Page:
Make an announcement. Nearly 100 companies made official announcements at Shoptalk (many of which are possible to hunt down by viewing the official Twitter wall), and that meant increased buzz and, in some cases, media coverage by the journalists covering the event. But making an announcement also meant this: something to talk about. For some of us, digging up conversation starters and talking points to trot out during networking opportunities is more challenging than getting up on a stage to speak to a crowded room (at least in that case, you know what you’re going to say). Having a specific piece of news, company milestone or new initiative that you’re excited to share with others – whether through the event’s official channels or via your own social media and outreach efforts – put the women I talked to during this recent event on easy conversational footing. Not only did they have something that immediately drew interest, but they were excited to share the news. In many ways, it was as if prepping to share a single piece of news about their company put them in outreach mode for the entire conference. Ultimately, it was not the news itself, but their upbeat mindset around announcing it and then sharing it with confidence that led to new connections. 

Create a reason for others to gather. Whether it’s an organized social gathering with a guest list or an impromptu off-site dinner or a mid-morning coffee meetup for a special interest group, organizing a way for other people to get together not only positively impacts your connections, but also builds them among people in your network. The people you invite will remember your good will. There’s no better way to strengthen a network than to make its connections stronger.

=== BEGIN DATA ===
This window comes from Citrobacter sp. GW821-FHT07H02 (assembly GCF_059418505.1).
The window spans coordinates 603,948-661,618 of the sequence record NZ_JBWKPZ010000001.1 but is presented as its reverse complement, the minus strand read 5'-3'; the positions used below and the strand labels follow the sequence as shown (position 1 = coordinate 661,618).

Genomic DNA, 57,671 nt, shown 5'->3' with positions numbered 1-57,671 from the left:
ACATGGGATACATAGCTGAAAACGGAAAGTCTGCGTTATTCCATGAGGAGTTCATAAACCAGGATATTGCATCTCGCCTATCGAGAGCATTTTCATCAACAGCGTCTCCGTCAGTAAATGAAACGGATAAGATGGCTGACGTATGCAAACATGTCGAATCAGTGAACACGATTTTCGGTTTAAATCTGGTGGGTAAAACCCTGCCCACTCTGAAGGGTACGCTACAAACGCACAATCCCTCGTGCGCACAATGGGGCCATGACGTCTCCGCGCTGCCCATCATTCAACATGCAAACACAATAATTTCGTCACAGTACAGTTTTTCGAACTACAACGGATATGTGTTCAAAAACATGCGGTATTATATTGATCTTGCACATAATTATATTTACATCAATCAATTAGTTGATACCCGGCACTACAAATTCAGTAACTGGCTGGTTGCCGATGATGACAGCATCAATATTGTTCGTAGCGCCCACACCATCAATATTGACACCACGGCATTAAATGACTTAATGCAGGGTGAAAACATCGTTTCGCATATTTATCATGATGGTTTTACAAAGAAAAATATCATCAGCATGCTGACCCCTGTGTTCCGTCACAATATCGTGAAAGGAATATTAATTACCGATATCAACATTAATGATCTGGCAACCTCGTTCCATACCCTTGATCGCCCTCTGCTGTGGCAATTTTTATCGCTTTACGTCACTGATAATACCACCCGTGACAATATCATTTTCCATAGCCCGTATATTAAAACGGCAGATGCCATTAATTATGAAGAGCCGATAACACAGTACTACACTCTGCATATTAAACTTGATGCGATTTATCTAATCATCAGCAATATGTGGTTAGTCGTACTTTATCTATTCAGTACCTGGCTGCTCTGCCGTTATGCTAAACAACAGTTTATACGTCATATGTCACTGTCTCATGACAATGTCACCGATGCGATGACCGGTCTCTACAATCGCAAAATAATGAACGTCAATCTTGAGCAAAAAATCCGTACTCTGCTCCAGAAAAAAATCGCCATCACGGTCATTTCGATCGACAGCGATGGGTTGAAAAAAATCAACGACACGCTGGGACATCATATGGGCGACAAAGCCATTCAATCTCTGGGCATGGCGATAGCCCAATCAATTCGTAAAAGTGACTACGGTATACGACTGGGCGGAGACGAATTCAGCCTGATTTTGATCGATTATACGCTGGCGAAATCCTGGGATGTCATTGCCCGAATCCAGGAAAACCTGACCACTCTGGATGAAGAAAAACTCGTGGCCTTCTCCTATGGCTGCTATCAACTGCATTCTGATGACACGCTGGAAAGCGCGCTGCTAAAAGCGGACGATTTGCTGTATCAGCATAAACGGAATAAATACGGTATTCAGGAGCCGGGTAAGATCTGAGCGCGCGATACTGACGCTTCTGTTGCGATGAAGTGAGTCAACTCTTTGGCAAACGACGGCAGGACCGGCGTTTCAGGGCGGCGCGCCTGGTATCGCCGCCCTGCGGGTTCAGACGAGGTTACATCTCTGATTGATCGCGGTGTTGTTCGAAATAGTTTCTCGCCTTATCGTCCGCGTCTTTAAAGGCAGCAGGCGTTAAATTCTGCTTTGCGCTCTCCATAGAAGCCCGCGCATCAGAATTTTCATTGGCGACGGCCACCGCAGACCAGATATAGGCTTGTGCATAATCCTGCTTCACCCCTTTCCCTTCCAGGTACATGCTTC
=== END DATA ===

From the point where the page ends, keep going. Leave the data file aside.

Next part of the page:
Recommend the hell out of others you respect. So much of the world revolves around recommendations and personal stamps of approval. The women I watched who had deep networks filled with mutual respect, trust and ongoing interaction also very often happened to be women in business who shared the work of others when they saw a good fit. That’s not to say they acted like impromptu PR people for their friends, but rather that they made a point to spread the word about others’ work they admired when – and only when – they saw a good fit. They were careful not to recommend another person or company unless it was relevant to the party of the receiving end of the recommendation. And that’s really important: not only were they strengthening connections by helping those already solidly in their network, they were also building new connections by truly offering something of value exactly at the time it was needed.

Fast follow up. Last but not least, I observed that super-connectors also seemed to be lightening fast at follow-up. Instead of stashing a stack of business cards and waiting until there was down time and headspace to compose a thoughtful email after the conference ended, they carved out valuable time during the event to quickly shoot a one-line email or a simple text. By doing this, they caught the people they met at the right time and were able to leverage fellow attendees’ heightened interest in building new connections well before everyone headed to the airport, returned to daily tasks and became distracted with more pressing projects.

Photo by Erica Marquez (@EricaMrqz)


About the guest blogger: Lorraine Sanders is a longtime fashion business journalist and the founder of the Spirit of 608 podcast featuring badass women building businesses at the intersection of fashion, entrepreneurship, sustainability and tech. Find the show and listen on iTunes or Stitcher Radio. Follow her on Twitter at @lorrainesanders and @spiritof608.